What is the False Claims Act?
The False Claims Act is a statute that creates liability for the presentment of false claims to the Government for payment. The qui tam provisions of the False Claims Act allow an individual, known as a whistleblower or relator, to file a civil lawsuit on behalf of the Government against corporations and individuals who have violated the False Claims Act and receive a portion of any recovery as an award.
The Federal Government has a Federal False Claims Act to prosecute fraud against the Federal Government. Many States, Cities, and even a County have their own False Claims Act statute.
Why do we have the False Claims Act?
The False Claims Act was originally enacted in 1863 by Abraham Lincoln to combat defense contract fraud. During the Civil War, the Union contracted with private companies to supply equipment to the soldiers to fight the Confederacy. However, these private companies saw this as an opportunity to get rich, not an opportunity to help win the war. Instead of receiving horses and guns, gun powder, and ammunition, Union soldiers were sent out to the battlefield with donkeys and rifles that could not fire. In response, the original False Claims Act was enacted to reward whistleblowers who came forward with evidence of fraud and the Union went on to win the war.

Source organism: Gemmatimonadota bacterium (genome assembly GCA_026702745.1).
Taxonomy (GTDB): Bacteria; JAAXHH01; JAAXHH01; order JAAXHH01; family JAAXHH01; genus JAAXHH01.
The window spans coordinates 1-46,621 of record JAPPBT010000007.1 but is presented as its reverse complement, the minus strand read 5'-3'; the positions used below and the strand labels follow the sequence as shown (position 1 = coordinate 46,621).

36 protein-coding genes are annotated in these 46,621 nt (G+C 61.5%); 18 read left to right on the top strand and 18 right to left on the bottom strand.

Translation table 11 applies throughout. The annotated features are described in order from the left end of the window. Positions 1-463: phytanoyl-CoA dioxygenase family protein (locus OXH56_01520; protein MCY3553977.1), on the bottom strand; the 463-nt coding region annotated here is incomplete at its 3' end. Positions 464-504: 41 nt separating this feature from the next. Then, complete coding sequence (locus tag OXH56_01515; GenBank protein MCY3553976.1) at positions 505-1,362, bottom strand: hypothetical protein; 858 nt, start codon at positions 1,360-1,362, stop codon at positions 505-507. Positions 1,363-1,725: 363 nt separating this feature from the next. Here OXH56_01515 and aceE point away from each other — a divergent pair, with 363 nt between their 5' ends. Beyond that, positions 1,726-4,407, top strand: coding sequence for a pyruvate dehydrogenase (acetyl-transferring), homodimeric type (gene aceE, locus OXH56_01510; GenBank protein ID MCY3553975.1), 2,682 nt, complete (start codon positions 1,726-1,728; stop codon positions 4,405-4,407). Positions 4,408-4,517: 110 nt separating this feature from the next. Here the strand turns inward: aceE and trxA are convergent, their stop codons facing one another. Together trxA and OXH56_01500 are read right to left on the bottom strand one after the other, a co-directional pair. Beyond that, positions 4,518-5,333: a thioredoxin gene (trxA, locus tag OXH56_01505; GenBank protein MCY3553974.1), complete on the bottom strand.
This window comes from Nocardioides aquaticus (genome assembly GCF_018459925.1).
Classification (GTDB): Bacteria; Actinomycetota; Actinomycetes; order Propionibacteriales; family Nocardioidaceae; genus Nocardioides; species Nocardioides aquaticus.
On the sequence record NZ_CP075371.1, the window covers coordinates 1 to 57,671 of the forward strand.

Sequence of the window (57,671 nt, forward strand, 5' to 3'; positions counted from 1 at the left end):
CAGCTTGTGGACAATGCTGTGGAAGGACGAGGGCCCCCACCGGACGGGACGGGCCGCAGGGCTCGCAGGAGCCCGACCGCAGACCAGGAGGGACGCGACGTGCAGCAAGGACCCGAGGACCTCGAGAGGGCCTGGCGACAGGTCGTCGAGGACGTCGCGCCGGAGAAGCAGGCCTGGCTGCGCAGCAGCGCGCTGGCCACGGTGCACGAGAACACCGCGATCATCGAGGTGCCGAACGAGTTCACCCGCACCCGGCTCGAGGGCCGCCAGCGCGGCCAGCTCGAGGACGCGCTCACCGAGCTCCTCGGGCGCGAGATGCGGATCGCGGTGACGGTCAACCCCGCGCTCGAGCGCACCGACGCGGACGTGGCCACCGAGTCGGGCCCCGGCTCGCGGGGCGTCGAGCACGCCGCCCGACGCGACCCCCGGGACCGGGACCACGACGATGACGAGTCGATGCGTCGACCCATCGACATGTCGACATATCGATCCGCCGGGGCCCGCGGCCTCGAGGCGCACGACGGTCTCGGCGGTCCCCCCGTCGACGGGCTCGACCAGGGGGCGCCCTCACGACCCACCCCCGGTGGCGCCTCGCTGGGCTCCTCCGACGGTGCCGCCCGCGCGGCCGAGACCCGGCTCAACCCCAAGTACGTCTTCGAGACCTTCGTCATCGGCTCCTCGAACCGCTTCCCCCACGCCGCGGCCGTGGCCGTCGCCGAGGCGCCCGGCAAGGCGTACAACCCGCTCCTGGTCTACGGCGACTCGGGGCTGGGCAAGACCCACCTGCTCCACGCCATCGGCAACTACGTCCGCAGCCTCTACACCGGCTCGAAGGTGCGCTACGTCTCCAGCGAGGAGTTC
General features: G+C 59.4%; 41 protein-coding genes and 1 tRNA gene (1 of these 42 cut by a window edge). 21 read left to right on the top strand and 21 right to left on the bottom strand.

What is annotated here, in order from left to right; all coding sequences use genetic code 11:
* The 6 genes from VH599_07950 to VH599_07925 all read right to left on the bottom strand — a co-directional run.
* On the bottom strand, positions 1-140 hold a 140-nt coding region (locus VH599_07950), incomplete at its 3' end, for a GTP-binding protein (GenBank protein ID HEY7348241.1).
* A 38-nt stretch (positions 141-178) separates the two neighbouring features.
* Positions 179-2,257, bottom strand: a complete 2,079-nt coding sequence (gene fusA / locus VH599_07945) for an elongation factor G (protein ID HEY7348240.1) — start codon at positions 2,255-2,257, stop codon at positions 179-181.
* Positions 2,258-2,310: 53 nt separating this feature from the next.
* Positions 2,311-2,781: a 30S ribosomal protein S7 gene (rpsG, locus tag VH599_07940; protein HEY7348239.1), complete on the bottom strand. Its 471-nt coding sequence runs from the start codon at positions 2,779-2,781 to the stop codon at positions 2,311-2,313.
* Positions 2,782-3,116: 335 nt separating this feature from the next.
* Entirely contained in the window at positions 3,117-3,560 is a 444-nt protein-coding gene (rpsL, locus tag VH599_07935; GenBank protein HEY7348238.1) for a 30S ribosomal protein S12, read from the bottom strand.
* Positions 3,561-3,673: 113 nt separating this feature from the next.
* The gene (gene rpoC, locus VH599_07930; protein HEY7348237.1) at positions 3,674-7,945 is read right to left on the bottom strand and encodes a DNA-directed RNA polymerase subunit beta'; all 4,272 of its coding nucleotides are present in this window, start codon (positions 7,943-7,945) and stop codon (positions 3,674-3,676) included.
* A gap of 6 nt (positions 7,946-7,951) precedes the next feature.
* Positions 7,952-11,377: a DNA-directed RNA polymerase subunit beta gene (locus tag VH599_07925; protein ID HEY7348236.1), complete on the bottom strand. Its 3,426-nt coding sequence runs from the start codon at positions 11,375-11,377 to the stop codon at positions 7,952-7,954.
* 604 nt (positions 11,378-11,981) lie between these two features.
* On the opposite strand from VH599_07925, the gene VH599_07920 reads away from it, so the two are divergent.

Today, fraud against the Government is costing the taxpayers billions of dollars each year. While Government Contract Fraud, including Defense Contract Fraud and Small Business Fraud, still exist, the most egregious fraud is in the form of Healthcare Fraud, including Medicare Fraud, Medicaid Fraud, Pharmaceutical Fraud, Stark Law Violations, and Anti-Kickback Statute Violations. Other prominent types of False Claims Act violations include Mortgage Fraud and Education Fraud.
Where can I learn more?
For more information on these specific types of False Claims Act violations, please review our in-depth pages to learn about common violations under the False Claims Act:
What can I do to stop False Claims Act Violations?
If you have knowledge and proof that a company or individual is submitting false claims, then give us a call today for a free consultation and case review with an experienced whistleblower attorney.
This information is for educational purposes. It is not offered as and does not constitute legal advice or legal opinions. You should not act or rely upon this information without seeking the advice of an attorney.